If you want to become a doctor, and a career as a pediatrician appeals to you, learn more about the AUC MD Program and investigate the Office of Career Advisement. When you’re ready, take the next step on your path to a specialization in pediatric medicine: apply for admission to American University of the Caribbean School of Medicine.
SUBSPECIALITIES IN PEDIATRICS
The American Board of Pediatrics and its partners offer certification in 20 subspecialties of pediatrics. They are:
- Adolescent medicine
- Pediatric cardiology (treating the heart)
- Child abuse pediatrics
- Pediatric critical care medicine
- Developmental-behavioral pediatrics
- Pediatric emergency medicine
- Pediatric endocrinology (treatment of hormone related issues, including diabetes)
- Pediatric gastroenterology (treatment of the stomach and intestines)
- Pediatric hematology-oncology (treatment of blood disorders and cancer)
- Pediatric hospital medicine
- Pediatric infectious diseases
- Neonatal-perinatal medicine (including the treatment of infants and premature babies)
- Pediatric nephrology (treatment of the kidneys)
- Pediatric pulmonology (treatment of the lungs)
- Pediatric rheumatology (treatment of autoimmune illnesses)
- Hospice and palliative medicine
- Medical toxicology
- Sleep medicine
- Sports medicine
- Pediatric Transplant Hepatology (liver transplant)
YOUR CAREER AS A PEDIATRICIAN
It may seem obvious, but pediatrics generally attracts people who like working with children. Dealing with children and parents requires patience and communication skills. Compassion and empathy are important in handling frightened youngsters and overwhelmed caregivers. Pediatricians often spend long hours on their feet, requiring stamina and endurance.
Pediatricians in general practice may spend 40 to 50 hours a week seeing patients. Emergencies can occur at any hour, so a pediatrician may need to be available for on-call duties on nights and weekends. Pediatricians often work together in group practice, enabling them to share these responsibilities. They may also work in hospitals, clinics, and other settings.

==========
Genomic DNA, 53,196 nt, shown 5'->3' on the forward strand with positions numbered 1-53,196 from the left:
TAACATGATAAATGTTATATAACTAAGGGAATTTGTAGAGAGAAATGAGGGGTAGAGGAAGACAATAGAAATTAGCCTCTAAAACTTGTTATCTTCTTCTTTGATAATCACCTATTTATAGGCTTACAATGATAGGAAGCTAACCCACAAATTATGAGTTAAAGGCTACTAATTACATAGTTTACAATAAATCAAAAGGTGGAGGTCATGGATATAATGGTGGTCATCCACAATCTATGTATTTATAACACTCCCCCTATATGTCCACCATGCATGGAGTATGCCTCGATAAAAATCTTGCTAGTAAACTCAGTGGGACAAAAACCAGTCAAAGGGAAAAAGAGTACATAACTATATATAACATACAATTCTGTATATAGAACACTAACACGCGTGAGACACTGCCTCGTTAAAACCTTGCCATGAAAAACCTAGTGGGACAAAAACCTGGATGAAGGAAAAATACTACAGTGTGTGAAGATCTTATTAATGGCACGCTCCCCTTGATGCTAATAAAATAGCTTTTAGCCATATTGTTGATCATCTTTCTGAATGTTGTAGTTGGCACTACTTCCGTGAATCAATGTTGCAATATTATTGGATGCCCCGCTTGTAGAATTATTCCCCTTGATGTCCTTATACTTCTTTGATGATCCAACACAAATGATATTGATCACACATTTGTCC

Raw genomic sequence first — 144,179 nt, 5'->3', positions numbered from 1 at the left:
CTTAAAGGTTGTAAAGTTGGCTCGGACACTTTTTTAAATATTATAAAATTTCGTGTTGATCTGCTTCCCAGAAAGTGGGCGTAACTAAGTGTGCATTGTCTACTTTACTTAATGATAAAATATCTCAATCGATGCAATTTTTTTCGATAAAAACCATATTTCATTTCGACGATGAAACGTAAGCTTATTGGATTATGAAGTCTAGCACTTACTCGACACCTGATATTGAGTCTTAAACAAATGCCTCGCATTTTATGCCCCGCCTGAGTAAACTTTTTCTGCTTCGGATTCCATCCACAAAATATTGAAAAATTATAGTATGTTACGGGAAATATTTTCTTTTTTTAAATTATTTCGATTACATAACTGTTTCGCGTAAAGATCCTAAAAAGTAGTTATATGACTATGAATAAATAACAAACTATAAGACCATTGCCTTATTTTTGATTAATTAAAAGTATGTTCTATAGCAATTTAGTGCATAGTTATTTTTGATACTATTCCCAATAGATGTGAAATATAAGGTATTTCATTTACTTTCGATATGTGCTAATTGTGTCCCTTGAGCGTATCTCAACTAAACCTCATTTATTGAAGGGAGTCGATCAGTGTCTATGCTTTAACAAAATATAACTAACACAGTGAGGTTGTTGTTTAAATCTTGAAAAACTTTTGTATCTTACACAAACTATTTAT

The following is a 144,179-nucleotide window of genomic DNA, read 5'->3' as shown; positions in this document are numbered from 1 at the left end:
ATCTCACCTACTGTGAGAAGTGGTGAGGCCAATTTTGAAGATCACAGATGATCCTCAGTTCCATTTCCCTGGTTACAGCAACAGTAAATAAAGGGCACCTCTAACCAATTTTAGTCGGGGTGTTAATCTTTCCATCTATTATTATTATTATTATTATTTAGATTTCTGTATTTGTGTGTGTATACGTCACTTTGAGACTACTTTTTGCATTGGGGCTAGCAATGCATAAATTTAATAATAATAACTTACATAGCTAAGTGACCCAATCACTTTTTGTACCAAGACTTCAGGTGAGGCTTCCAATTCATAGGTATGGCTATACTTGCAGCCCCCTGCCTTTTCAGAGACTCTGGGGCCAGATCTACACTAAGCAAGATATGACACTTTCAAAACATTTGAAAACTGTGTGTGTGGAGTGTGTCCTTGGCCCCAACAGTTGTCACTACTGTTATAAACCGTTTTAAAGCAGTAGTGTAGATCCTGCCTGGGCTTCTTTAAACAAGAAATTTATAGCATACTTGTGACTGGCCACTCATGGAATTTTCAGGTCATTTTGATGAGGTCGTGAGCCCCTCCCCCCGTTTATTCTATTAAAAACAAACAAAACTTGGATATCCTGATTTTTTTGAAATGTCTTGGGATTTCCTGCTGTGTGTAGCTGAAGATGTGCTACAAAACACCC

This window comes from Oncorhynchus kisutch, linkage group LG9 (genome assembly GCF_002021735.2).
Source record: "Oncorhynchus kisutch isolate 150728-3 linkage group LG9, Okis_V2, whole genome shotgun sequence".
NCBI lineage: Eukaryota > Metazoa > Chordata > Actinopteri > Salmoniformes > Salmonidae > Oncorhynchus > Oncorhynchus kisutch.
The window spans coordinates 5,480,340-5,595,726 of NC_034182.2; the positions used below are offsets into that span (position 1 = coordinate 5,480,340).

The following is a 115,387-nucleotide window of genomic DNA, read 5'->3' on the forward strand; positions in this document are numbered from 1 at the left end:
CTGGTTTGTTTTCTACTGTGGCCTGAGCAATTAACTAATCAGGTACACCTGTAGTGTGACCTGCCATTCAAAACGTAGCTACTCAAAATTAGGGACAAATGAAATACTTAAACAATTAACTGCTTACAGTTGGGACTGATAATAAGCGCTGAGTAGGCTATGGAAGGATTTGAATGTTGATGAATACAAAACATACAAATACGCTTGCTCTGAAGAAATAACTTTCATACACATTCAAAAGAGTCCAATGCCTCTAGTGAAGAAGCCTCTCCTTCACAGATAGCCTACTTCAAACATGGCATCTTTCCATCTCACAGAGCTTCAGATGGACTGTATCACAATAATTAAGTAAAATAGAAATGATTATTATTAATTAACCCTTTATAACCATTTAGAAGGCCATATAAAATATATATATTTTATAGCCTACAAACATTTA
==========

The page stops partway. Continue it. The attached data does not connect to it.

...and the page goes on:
A pediatrician’s office is designed with children in mind but often provides a pleasant working environment for adults. More than many other specialists, pediatricians spend time in wellness checks with generally healthy patients. Some pediatric subspecialists spend much of their time working with children who are seriously ill. Such work can be emotionally challenging, but also highly rewarding and mentally stimulating.
The job outlook for pediatricians is good. According to the U.S. Bureau of Labor Statistics, jobs for all physicians are expected to grow by 4 percent from 2019 to 2029. Factors that contribute to job growth in pediatrics include a growing population. Pediatricians are also increasingly in demand to treat childhood metabolic problems, such as those that contribute to obesity, and developmental disorders, including autism spectrum disorders. According to U.S. News and World Report, pediatricians have an unemployment rate of 0.3 percent.
Now that you know the answer to the question, “What is a pediatrician?”, are you ready to pursue an exciting and rewarding career treating children and other young people? Apply for admission to AUC School of Medicine.